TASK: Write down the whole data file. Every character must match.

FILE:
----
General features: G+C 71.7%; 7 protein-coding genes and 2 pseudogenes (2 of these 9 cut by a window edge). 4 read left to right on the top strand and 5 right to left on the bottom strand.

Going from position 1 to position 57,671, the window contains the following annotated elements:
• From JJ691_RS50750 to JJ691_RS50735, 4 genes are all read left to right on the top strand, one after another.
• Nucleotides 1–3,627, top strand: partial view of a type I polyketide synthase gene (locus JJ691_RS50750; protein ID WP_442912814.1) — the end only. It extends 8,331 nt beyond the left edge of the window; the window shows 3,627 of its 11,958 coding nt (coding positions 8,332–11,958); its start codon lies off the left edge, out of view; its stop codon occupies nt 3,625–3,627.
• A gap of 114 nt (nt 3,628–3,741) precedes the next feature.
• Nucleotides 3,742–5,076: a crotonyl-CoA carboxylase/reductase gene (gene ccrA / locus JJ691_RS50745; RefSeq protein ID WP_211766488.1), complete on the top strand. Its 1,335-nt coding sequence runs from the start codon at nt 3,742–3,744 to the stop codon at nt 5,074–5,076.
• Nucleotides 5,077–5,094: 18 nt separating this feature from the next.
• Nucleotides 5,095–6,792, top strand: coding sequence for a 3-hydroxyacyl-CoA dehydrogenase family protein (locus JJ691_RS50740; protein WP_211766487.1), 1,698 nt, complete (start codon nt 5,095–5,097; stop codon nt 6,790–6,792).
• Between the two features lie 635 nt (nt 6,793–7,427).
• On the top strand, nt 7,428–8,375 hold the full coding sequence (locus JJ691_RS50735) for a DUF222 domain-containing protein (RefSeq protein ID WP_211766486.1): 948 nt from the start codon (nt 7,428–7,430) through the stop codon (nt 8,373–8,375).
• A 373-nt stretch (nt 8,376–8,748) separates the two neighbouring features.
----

General features: G+C 71.7%; 7 protein-coding genes and 2 pseudogenes (2 of these 9 cut by a window edge). 4 read left to right on the top strand and 5 right to left on the bottom strand.

Going from position 1 to position 57,671, the window contains the following annotated elements:
• From JJ691_RS50750 to JJ691_RS50735, 4 genes are all read left to right on the top strand, one after another.
• Nucleotides 1–3,627, top strand: partial view of a type I polyketide synthase gene (locus JJ691_RS50750; protein ID WP_442912814.1) — the end only. It extends 8,331 nt beyond the left edge of the window; the window shows 3,627 of its 11,958 coding nt (coding positions 8,332–11,958); its start codon lies off the left edge, out of view; its stop codon occupies nt 3,625–3,627.
• A gap of 114 nt (nt 3,628–3,741) precedes the next feature.
• Nucleotides 3,742–5,076: a crotonyl-CoA carboxylase/reductase gene (gene ccrA / locus JJ691_RS50745; RefSeq protein ID WP_211766488.1), complete on the top strand. Its 1,335-nt coding sequence runs from the start codon at nt 3,742–3,744 to the stop codon at nt 5,074–5,076.
• Nucleotides 5,077–5,094: 18 nt separating this feature from the next.
• Nucleotides 5,095–6,792, top strand: coding sequence for a 3-hydroxyacyl-CoA dehydrogenase family protein (locus JJ691_RS50740; protein WP_211766487.1), 1,698 nt, complete (start codon nt 5,095–5,097; stop codon nt 6,790–6,792).
• Between the two features lie 635 nt (nt 6,793–7,427).
• On the top strand, nt 7,428–8,375 hold the full coding sequence (locus JJ691_RS50735) for a DUF222 domain-containing protein (RefSeq protein ID WP_211766486.1): 948 nt from the start codon (nt 7,428–7,430) through the stop codon (nt 8,373–8,375).
• A 373-nt stretch (nt 8,376–8,748) separates the two neighbouring features.